I am floored.  Never before has someone come into a piece I am working on, collaborative or not, and entirely, drastically changed it.   For a moment I want to be thoroughly annoyed.  What?  This is not a piece of work I would make.  But then it becomes a game. The task becomes, for all of us, to now take these elements and make something that works, quickly! (and works technically ,which Bob doesn’t seem to worry about, me dancing in a bear head with zero visibility.  Not a problem).

The choreography has to change to suit my lack of visibility.  The sensibility of the piece changes.  The idea changes.  And oddly enough, all these bizarre elements come together, and they fit (And in a way that I think is not politically offensive, which I wasn’t so sure of at first.) Now if that’s not a lesson in making Robert Wilson-esque theater, I’m not sure what is.

I like fitting unlikely elements together in my work, but with subtlety, juxtaposition in the body and voice, for example.  But this is an entirely different level of juxtaposition.  It’s not something I usually do.  Make the space and visuals scream so loudly in opposition.  Quite a lesson in taking a different kind of risk.

I’m part of the group CDP/NYC that is hosting this workshop and doing a showing on the eve of 5/16.  Contemplative Dance Practice is quickly becoming the practice that grounds all of my theater making and performance work.  I just want more of it.  This is a great opportunity to get introduced to the work, and to work with Damaris, who is wonderful, and Barbara Dilley, who has been investigating contemplative practice and dance for over 30 years.  I have heard only rave reviews of her teaching and really look forward to working with her myself.

Open Performance at DTW

March 24, 2010

I’m performing bits and pieces of What a Baby You’d Make tonight through Movement Research Open Performance.  8pm, Tonight! March 24. Open Performance is held at the DTW Studio, 3rd Floor, 219 West 19th Street, between 7thand 8th Avenues.  I show work-in-progress with about 3 other artists/companies, and then there is a moderated discussion with audience.  I love work-in-progress showings like this because the audience/performer relationship is so special, everyone gets to help strengthen the work.  Come one come all!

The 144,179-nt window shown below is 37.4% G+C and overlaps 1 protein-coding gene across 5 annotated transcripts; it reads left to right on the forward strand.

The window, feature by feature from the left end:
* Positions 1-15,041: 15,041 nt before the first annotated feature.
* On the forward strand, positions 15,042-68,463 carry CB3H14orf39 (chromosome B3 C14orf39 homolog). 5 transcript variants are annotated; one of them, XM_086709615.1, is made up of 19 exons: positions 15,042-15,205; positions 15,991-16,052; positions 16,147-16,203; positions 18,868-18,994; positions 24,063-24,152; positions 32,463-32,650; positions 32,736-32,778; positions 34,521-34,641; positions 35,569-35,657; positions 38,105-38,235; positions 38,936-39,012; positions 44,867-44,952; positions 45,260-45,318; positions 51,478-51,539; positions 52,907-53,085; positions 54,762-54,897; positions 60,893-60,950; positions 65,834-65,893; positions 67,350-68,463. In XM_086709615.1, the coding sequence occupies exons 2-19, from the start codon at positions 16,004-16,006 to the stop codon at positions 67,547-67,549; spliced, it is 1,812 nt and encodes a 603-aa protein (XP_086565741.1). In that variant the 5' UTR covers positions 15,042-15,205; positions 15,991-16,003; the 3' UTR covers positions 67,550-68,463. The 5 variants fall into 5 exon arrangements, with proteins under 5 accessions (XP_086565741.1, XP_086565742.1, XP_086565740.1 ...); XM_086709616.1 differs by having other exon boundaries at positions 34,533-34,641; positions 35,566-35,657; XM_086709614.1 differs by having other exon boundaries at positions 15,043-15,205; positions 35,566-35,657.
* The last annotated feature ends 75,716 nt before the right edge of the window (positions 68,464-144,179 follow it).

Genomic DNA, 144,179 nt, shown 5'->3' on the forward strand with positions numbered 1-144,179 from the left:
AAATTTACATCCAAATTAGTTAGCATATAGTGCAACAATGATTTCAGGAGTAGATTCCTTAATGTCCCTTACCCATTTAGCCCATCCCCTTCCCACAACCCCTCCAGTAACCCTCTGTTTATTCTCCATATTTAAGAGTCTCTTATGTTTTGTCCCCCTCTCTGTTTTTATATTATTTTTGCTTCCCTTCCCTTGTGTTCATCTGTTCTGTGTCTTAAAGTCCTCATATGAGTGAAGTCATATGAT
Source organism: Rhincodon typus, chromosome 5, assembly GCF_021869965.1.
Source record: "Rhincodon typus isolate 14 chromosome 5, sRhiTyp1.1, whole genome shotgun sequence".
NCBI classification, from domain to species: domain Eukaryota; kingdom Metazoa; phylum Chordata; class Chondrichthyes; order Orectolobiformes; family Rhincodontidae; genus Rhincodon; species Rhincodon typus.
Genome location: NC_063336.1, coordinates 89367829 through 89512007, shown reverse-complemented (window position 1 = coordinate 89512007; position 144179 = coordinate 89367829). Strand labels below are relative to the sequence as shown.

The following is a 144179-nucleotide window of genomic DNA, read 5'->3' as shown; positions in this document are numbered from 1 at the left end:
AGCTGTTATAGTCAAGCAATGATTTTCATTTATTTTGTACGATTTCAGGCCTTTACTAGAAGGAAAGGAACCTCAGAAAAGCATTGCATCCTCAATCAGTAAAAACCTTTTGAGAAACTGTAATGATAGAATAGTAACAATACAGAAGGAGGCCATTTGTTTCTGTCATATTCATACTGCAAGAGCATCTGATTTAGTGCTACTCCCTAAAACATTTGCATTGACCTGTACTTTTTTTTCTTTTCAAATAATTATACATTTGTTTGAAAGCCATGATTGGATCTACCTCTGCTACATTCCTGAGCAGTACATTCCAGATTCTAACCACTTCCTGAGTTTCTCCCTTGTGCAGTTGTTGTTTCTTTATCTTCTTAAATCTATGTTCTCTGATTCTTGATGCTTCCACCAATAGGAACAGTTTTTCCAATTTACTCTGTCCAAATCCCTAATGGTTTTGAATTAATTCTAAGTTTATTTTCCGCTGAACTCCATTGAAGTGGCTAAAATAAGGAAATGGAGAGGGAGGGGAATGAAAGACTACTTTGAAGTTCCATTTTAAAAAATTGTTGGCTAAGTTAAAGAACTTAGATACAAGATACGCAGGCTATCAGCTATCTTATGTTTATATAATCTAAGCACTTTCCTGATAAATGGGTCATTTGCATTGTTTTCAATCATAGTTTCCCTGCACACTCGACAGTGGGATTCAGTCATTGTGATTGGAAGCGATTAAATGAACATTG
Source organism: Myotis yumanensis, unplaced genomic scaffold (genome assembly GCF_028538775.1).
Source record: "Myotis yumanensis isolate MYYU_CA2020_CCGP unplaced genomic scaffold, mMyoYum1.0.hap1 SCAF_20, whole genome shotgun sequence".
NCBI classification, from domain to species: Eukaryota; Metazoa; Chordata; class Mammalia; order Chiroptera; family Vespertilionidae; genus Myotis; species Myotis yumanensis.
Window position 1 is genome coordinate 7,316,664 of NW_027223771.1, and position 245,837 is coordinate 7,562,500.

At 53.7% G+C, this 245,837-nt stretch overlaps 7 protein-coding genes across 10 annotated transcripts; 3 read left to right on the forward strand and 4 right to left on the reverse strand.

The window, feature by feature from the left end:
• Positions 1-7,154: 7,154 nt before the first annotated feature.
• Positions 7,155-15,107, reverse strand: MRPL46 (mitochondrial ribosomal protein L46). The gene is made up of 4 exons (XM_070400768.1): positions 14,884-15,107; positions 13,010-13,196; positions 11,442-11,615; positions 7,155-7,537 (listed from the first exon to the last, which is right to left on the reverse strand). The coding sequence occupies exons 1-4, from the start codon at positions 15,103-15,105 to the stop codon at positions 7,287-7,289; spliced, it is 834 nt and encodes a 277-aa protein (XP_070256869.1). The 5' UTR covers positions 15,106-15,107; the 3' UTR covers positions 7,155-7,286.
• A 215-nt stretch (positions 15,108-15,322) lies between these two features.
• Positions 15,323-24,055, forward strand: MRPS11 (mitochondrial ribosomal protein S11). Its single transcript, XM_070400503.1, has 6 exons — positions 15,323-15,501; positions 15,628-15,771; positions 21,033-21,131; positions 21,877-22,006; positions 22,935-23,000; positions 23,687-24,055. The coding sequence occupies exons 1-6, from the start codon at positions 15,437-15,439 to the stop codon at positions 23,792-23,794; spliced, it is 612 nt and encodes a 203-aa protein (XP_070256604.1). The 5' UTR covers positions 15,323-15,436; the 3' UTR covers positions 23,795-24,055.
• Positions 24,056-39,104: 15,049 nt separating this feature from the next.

Cruise ships are fun

March 15, 2010

No, I have not been on an actual cruise.  However for the last week I have been working hard with FoolsFURY Theatre Company in the development of a new play by Sheila Callaghan, and it all takes place on cruise ship.  We did a workshop rendition of this piece last spring in San Francisco, but this week was an entirely different generative experience.   There was no pressure of an immediate performance, and we had the playwright, the director, and an amazing, cohesive group of performers together in the room.   I loved the process of improvising, Viewpointing, and interviewing each other to develop our characters and the piece.  I was actually really surprised just how deep and layered our improvisational work became in just a week.  Sometimes improvising in character can be a real pain in the ass, it can be too broad, and there aren’t enough limitations. However, combined with the Viewpoints attention to space, and with the absurd nature of the play, it felt like we got some real meat out of it.   It was also really fantastic having the playwright there, stealing from our improvs, commenting on what she was thinking, laughing out loud when she found something funny. Then she’d duck out of the room, and come back with fresh pages.  Amazing!

For someone who is not so into character driven work these days, the week was full of developing character, and I loved it.  Something about the character still being actively created and written was really liberating, I felt I could explore possibilities with her and not get stuck on them. 

And holy shit thank you New Dramatists for hosting us and paying us all.